One of the things that frustrates parents and teachers the most is when kids don’t follow a rule, even when it is repeated again and again.


A mom I talked to today told me that she was afraid her son might get asked to leave his daycare because he was biting kids every day at recess. His teachers were frustrated because they told him, day after day, that this was not okay and, yet, he was still doing it. In order to drive the message home, they facilitated conversations after each incident where the “victim” told the boy that they didn’t like being bit. Why, this parent and these teachers wondered, won’t this otherwise sweet, gentle and sensitive boy stop biting?


When kids misbehave, it is usually for one of two reasons: they are too immature to comply with the rule or the relationship with the adult making the rule isn’t strong enough. Of course there are exceptions to this, the most notable being when kids (often toddlers and teens) instinctually resist anything that feels like coercion in the service of figuring out who they, uniquely, are (this instinct is called counterwill; you can read more about it here and here). 


In the case of this four-year-old boy, he was simply too immature to do what he was being asked to do: to hold two opposing feelings in his mind at the same time (the first being that he was frustrated by something and the second being that he wanted to please his teacher/be a good boy/not get in trouble). I want to make clear that I use immature here not as a pejorative word but as a literal one: a four-year-old brain is literally unable to hold two feelings at the same time; the prefrontal cortex is not yet wired up for this.


When we hammer home the same rules again and again to kids whose brains cannot “do” impulse control it is truly an exercise in futility. This lack of understanding about the behavior that young children’s brains are capable of supporting contributes to much frustration for parents and teachers and, often, much relational damage–in the forms of scolding, shaming, time-outs and punishments–for kids.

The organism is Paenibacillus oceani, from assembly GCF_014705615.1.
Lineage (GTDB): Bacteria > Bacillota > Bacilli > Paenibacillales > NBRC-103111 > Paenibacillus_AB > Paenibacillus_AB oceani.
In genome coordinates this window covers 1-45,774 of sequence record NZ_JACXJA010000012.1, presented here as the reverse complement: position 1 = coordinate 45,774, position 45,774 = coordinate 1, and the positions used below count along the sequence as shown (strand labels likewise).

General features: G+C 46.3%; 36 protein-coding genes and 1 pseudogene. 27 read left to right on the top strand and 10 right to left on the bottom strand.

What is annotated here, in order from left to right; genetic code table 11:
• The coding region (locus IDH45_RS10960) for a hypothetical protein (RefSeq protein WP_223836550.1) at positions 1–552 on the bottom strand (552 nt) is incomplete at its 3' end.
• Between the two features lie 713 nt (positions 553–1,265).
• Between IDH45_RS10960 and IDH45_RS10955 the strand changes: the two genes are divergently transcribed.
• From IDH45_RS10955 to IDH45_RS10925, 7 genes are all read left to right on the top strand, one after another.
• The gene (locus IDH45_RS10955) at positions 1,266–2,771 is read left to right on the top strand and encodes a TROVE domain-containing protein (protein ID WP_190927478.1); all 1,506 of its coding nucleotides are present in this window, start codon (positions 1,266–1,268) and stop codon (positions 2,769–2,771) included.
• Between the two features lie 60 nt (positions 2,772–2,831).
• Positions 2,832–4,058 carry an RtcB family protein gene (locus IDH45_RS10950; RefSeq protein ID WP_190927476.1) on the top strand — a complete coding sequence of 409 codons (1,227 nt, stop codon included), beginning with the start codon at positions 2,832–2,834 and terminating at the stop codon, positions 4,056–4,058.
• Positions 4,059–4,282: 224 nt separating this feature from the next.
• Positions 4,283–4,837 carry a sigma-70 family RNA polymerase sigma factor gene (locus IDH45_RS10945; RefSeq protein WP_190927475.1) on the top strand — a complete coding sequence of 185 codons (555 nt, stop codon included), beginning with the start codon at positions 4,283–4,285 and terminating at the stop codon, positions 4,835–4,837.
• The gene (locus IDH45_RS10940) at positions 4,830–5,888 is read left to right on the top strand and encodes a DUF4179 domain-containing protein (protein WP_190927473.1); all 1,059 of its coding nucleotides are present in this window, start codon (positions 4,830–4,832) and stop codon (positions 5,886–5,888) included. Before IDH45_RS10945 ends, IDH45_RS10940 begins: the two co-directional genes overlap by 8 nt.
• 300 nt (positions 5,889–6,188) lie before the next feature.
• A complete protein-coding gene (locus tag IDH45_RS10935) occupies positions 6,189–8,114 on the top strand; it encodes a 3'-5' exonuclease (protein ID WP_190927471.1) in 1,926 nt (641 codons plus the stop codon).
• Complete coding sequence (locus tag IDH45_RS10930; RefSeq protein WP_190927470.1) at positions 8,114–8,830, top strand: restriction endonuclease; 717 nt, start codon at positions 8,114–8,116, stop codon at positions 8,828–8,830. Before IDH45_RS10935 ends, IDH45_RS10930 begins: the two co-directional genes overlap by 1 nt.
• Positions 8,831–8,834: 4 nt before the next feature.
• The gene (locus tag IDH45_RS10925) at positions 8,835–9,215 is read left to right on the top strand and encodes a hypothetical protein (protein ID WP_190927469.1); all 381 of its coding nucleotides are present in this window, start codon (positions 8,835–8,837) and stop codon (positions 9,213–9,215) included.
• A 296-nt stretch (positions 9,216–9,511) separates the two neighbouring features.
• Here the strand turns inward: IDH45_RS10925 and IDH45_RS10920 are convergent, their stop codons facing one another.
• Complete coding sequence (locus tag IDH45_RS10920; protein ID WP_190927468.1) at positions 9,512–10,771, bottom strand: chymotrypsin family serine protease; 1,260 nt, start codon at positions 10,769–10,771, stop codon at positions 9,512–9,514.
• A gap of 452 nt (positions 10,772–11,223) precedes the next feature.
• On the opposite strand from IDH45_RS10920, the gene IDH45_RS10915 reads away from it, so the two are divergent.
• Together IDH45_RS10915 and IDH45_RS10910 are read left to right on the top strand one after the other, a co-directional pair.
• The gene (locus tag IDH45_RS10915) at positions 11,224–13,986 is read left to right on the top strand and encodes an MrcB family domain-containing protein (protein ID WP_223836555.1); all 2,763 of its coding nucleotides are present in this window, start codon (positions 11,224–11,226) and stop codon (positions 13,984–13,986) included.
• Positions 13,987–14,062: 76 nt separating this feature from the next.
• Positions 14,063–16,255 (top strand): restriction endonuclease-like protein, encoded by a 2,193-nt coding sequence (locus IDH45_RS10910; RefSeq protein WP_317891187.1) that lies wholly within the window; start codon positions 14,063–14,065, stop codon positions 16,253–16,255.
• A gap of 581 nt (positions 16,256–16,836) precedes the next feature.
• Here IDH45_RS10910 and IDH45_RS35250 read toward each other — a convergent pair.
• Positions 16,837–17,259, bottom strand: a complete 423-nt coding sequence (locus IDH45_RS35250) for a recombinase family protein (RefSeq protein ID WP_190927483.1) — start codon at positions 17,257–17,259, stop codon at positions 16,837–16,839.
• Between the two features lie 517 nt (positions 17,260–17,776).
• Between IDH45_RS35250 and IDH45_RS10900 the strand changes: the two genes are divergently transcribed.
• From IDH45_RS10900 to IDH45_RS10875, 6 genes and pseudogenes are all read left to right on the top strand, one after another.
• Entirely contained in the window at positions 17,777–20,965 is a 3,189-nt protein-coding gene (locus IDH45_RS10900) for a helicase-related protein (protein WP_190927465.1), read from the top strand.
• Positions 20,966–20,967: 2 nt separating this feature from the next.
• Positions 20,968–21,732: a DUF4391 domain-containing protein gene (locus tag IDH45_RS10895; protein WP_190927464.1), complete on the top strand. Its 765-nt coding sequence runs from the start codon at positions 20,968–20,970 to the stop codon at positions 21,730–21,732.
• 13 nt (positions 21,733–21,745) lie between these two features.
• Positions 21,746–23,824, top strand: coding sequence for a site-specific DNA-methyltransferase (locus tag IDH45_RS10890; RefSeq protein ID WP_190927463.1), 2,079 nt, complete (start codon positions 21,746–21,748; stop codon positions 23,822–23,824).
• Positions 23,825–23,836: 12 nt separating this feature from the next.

If everything is going well, the ability of the prefrontal cortex (which Dr. Gordon Neufeld dubs “the mixing bowl of the brain”) to hold opposing feelings at the same time occurs between ages 5-7. If you have a child who is highly sensitive, hypersensitive, defended or has had adverse experiences, this ability may not develop until much later (9, 10 or, even, 11) and then (like a cruel joke!) this ability takes a nosedive again during early adolescence. Of course, we all know some adults who don’t even have this ability, so it is not an inevitable development, rather it requires conducive conditions


When a child’s brain becomes capable of what we call integrative functioning, it is not only a development milestone to be celebrated (this child is maturing as nature intended!), but it also makes parents’ and teachers’ lives much easier as it renders a child capable of impulse control as well as a host of other virtues–consideration, patience, cooperation, forgiveness and empathy– that require mixed feelings. Integrative functioning goes a long way towards rendering children more civilized. But before that capacity is developed, we can reiterate “we don’t bite our friends” to children until we are blue in the face and, no matter how earnest their good intentions are, they will not be able to carry this out when they are flooded with powerful feelings of frustration. 


So what do we do in situations like the one this mother is facing: where her four-year-old is being taken to task for his brain’s inability to mix opposing feelings? We need to stop putting the burden of responsibility on young kids who cannot do what we are asking them to do. It is our responsibility to compensate for the immaturity of the children in our care; we need to use our mature brains to compensate for their immature ones. The burden is on us to find ways to keep them out of trouble and to maintain their dignity. For this little guy, maybe during recess he could be a teacher’s helper or be given some other “special responsibilities” that play to his strengths and keep his relationship with his teachers strong, an essential key to supporting maturation. Like a fruit tree, maturation needs the right conditions in which to grow, fruit and flower. What are these conditions? In short, children need right relationships and soft hearts in order to grow. Right relationships with caring adults provide our kids with emotional rest and keeps their hearts soft, and it is from that soft, shielded, restful place that growth emanates. In the meantime, while we are waiting for the prefrontal cortex to be able to fulfill its capabilities as a beautiful “mixing bowl”, we need to remember that it is our job to take responsibility for both the biters and the bitees in our care, until they can do it for themselves.